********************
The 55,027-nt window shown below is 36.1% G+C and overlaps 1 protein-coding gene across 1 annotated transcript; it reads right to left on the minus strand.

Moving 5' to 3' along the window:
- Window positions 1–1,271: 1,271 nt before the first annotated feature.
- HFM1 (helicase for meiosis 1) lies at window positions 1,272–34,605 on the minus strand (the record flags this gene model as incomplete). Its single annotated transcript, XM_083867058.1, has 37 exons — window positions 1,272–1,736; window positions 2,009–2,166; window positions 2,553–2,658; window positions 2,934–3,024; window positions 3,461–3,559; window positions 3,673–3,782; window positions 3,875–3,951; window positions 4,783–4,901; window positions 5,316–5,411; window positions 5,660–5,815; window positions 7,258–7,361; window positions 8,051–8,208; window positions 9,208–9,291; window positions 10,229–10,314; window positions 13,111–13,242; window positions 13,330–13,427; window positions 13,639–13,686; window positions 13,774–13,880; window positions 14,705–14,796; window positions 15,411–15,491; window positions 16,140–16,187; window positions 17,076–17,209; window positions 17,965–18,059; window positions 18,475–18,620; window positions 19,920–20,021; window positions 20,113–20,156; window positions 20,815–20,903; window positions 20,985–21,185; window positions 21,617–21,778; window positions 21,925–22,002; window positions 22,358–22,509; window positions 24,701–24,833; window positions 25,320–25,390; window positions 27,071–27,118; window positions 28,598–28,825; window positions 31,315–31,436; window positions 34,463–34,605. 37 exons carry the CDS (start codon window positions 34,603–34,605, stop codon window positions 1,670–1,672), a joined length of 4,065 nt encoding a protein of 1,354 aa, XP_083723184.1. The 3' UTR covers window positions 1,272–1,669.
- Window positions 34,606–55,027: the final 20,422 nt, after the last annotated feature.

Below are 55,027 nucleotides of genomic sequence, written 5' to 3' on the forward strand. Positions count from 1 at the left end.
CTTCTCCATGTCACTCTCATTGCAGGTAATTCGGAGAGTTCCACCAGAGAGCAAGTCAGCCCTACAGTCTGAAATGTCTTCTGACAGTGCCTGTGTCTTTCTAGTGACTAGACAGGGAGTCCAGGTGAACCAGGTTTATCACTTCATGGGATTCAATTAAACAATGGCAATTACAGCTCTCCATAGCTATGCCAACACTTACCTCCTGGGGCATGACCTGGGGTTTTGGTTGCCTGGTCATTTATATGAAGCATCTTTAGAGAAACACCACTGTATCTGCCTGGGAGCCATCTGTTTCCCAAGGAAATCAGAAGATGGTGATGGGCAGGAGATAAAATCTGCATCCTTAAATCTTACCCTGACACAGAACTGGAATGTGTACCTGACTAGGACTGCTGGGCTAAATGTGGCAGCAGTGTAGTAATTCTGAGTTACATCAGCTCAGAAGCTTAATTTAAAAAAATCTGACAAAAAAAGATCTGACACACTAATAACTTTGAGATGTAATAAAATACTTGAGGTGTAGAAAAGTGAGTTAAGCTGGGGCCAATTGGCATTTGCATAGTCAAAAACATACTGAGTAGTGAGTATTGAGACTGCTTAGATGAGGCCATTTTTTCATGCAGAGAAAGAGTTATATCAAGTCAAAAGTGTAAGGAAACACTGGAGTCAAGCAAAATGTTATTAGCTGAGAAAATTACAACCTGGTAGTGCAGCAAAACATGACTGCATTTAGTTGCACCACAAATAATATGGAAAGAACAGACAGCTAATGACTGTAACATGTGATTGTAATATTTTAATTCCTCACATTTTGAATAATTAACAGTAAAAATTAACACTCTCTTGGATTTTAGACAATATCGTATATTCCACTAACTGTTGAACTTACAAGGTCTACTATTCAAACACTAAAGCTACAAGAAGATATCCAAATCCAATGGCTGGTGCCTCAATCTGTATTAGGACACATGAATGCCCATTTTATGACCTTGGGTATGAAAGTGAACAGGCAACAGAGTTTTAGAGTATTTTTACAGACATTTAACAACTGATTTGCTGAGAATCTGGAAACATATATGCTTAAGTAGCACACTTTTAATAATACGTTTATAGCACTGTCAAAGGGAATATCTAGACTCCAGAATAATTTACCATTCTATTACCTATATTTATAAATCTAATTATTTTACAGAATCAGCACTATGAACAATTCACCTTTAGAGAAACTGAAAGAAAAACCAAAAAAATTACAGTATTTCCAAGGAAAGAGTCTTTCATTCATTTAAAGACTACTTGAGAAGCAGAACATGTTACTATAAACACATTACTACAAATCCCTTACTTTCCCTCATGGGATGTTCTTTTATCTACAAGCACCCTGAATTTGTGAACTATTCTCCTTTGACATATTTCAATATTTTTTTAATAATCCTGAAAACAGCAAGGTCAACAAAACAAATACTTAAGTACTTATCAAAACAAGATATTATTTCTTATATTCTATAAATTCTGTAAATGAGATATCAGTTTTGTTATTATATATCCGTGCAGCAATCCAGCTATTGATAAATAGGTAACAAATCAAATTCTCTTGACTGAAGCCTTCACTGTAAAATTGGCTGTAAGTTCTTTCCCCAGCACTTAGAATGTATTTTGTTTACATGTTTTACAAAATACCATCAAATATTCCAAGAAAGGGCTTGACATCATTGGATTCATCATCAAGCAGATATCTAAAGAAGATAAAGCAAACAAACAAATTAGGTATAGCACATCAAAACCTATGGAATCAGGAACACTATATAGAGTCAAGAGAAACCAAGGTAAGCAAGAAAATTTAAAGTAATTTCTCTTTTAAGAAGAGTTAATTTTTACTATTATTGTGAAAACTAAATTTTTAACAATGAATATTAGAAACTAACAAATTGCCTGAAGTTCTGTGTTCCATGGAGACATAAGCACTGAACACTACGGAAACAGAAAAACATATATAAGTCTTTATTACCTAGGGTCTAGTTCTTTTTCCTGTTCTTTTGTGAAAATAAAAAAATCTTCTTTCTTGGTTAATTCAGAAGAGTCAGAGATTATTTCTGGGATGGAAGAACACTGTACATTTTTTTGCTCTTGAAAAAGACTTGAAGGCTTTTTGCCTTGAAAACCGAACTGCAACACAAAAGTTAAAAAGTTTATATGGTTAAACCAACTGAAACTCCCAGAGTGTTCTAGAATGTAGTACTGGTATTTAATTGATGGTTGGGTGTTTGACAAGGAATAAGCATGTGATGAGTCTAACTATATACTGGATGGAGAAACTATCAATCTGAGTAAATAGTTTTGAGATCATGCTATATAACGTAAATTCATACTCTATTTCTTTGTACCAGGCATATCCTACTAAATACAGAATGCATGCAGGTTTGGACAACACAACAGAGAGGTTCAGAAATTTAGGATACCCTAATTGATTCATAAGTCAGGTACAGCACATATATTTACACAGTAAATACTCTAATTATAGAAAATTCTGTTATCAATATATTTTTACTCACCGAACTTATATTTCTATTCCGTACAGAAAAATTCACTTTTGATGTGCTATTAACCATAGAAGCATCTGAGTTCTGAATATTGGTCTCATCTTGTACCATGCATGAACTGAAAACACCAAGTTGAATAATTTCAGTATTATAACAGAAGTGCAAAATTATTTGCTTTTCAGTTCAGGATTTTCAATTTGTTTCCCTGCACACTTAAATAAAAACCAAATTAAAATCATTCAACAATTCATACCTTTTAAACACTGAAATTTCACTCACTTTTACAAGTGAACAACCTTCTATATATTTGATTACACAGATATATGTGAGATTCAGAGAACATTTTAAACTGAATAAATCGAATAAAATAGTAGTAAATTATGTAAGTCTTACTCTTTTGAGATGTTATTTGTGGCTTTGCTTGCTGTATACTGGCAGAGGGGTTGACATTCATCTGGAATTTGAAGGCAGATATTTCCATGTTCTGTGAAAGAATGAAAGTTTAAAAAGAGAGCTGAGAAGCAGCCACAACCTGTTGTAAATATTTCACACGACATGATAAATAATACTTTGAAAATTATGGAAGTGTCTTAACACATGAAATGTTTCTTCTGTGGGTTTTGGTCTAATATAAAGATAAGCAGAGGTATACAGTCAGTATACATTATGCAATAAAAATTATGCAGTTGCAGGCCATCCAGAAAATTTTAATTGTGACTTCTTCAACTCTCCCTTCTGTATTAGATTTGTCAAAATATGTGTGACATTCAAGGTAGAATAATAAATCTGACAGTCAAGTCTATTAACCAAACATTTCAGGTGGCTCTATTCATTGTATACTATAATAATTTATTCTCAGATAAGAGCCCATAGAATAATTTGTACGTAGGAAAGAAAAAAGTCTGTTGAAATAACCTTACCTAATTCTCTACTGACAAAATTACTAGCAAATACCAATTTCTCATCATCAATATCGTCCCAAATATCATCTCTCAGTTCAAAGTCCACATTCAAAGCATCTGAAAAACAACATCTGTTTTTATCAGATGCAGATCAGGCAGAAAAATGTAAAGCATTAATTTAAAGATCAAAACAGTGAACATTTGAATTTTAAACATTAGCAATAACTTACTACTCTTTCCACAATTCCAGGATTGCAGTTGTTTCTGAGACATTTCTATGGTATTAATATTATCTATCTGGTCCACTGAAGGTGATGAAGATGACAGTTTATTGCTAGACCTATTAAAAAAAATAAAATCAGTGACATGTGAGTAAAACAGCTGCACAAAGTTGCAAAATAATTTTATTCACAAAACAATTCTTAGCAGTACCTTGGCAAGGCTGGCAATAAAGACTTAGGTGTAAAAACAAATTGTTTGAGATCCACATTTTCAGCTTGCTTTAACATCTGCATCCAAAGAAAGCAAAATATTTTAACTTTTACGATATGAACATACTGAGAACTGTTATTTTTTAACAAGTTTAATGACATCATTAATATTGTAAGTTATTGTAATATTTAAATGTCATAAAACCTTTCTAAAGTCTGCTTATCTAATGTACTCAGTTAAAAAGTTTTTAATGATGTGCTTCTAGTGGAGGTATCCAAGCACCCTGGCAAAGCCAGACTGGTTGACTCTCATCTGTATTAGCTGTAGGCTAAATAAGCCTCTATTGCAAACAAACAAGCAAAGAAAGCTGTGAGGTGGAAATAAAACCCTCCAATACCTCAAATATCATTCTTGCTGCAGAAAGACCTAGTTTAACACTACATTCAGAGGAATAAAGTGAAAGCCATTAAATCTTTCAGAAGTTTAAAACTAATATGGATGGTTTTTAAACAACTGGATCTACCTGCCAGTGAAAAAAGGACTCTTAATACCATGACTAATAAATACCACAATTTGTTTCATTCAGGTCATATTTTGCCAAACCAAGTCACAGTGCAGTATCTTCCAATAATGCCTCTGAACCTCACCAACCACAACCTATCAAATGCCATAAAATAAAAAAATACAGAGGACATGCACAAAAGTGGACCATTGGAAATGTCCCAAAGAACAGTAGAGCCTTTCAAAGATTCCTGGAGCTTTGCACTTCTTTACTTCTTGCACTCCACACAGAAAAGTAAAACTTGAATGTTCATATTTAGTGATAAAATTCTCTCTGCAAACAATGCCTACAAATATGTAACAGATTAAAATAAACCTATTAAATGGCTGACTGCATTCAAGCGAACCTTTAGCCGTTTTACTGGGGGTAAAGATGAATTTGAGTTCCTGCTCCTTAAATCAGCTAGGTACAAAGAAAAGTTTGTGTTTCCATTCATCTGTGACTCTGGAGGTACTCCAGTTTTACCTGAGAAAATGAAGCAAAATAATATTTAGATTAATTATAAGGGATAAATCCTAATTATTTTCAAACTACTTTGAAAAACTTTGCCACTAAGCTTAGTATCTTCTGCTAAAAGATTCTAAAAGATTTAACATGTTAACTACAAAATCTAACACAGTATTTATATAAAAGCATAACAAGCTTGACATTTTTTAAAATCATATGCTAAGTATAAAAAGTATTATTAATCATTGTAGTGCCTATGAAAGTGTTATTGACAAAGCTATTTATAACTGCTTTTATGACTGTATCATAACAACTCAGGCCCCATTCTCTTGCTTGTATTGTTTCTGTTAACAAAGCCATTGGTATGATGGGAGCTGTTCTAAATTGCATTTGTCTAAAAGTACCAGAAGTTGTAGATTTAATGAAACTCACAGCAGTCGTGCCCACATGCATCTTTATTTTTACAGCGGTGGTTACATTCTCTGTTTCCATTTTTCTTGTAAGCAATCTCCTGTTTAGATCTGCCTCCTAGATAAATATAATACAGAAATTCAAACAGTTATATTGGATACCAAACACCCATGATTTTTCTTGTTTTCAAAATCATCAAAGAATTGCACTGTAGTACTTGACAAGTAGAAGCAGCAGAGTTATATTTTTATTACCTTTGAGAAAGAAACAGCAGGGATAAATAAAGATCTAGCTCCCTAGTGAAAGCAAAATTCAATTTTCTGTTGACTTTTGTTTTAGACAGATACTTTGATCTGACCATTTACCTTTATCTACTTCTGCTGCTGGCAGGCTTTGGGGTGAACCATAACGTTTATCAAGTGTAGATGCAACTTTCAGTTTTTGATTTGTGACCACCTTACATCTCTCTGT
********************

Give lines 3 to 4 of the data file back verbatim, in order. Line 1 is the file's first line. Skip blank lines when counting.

- Window positions 1–1,271: 1,271 nt before the first annotated feature.
- HFM1 (helicase for meiosis 1) lies at window positions 1,272–34,605 on the minus strand (the record flags this gene model as incomplete). Its single annotated transcript, XM_083867058.1, has 37 exons — window positions 1,272–1,736; window positions 2,009–2,166; window positions 2,553–2,658; window positions 2,934–3,024; window positions 3,461–3,559; window positions 3,673–3,782; window positions 3,875–3,951; window positions 4,783–4,901; window positions 5,316–5,411; window positions 5,660–5,815; window positions 7,258–7,361; window positions 8,051–8,208; window positions 9,208–9,291; window positions 10,229–10,314; window positions 13,111–13,242; window positions 13,330–13,427; window positions 13,639–13,686; window positions 13,774–13,880; window positions 14,705–14,796; window positions 15,411–15,491; window positions 16,140–16,187; window positions 17,076–17,209; window positions 17,965–18,059; window positions 18,475–18,620; window positions 19,920–20,021; window positions 20,113–20,156; window positions 20,815–20,903; window positions 20,985–21,185; window positions 21,617–21,778; window positions 21,925–22,002; window positions 22,358–22,509; window positions 24,701–24,833; window positions 25,320–25,390; window positions 27,071–27,118; window positions 28,598–28,825; window positions 31,315–31,436; window positions 34,463–34,605. 37 exons carry the CDS (start codon window positions 34,603–34,605, stop codon window positions 1,670–1,672), a joined length of 4,065 nt encoding a protein of 1,354 aa, XP_083723184.1. The 3' UTR covers window positions 1,272–1,669.